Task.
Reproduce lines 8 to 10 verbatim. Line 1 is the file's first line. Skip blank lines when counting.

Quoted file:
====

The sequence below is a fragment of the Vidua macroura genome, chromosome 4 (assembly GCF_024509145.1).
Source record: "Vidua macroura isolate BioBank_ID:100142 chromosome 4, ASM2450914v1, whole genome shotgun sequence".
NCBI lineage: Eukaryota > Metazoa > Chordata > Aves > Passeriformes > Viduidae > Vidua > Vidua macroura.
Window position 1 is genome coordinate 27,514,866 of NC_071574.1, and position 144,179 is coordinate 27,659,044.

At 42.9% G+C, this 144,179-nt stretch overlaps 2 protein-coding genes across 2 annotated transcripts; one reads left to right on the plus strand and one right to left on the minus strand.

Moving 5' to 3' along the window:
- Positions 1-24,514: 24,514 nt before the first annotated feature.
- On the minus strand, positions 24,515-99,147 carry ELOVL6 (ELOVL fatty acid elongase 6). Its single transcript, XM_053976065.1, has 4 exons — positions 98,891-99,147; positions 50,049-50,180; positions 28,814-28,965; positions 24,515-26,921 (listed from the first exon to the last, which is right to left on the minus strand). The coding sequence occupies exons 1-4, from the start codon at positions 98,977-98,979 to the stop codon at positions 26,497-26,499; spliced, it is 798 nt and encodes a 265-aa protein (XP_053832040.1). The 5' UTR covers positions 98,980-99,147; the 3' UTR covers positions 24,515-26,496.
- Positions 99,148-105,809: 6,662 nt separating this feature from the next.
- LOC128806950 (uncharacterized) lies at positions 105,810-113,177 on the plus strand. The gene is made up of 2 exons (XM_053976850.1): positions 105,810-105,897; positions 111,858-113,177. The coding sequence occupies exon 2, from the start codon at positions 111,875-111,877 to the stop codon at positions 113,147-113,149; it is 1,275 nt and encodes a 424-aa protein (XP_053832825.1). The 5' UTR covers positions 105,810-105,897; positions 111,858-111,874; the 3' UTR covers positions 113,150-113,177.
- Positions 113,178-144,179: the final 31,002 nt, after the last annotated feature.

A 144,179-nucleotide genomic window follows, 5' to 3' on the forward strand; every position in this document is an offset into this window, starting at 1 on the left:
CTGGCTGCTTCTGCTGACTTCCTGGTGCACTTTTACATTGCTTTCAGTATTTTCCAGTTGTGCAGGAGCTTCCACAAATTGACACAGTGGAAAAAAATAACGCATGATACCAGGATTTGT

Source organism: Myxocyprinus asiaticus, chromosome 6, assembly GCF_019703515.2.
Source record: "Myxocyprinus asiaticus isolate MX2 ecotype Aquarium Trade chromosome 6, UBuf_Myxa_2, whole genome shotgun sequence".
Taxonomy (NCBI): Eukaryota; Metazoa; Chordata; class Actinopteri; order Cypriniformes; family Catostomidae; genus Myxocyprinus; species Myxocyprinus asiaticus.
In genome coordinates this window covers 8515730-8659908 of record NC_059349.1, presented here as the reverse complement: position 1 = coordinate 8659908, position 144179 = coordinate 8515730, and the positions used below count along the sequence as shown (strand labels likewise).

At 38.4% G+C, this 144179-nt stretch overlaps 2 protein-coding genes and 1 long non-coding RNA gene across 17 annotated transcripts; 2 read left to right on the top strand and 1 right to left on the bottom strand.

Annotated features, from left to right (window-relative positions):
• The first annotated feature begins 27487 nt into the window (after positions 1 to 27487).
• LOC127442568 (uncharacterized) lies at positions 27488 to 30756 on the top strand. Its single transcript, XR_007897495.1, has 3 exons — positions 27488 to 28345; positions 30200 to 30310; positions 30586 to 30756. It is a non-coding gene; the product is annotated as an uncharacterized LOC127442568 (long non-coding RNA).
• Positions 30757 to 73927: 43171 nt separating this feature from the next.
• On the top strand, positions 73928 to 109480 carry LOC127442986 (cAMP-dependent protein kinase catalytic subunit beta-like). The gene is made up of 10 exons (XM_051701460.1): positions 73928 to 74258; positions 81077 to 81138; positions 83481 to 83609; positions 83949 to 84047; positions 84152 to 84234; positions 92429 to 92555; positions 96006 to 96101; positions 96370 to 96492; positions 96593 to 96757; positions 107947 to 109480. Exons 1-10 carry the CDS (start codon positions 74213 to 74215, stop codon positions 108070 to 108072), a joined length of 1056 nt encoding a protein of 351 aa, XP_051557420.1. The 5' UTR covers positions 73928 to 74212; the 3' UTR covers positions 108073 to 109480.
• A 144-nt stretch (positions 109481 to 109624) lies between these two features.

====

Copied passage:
- On the minus strand, positions 24,515-99,147 carry ELOVL6 (ELOVL fatty acid elongase 6). Its single transcript, XM_053976065.1, has 4 exons — positions 98,891-99,147; positions 50,049-50,180; positions 28,814-28,965; positions 24,515-26,921 (listed from the first exon to the last, which is right to left on the minus strand). The coding sequence occupies exons 1-4, from the start codon at positions 98,977-98,979 to the stop codon at positions 26,497-26,499; spliced, it is 798 nt and encodes a 265-aa protein (XP_053832040.1). The 5' UTR covers positions 98,980-99,147; the 3' UTR covers positions 24,515-26,496.
- Positions 99,148-105,809: 6,662 nt separating this feature from the next.
- LOC128806950 (uncharacterized) lies at positions 105,810-113,177 on the plus strand. The gene is made up of 2 exons (XM_053976850.1): positions 105,810-105,897; positions 111,858-113,177. The coding sequence occupies exon 2, from the start codon at positions 111,875-111,877 to the stop codon at positions 113,147-113,149; it is 1,275 nt and encodes a 424-aa protein (XP_053832825.1). The 5' UTR covers positions 105,810-105,897; positions 111,858-111,874; the 3' UTR covers positions 113,150-113,177.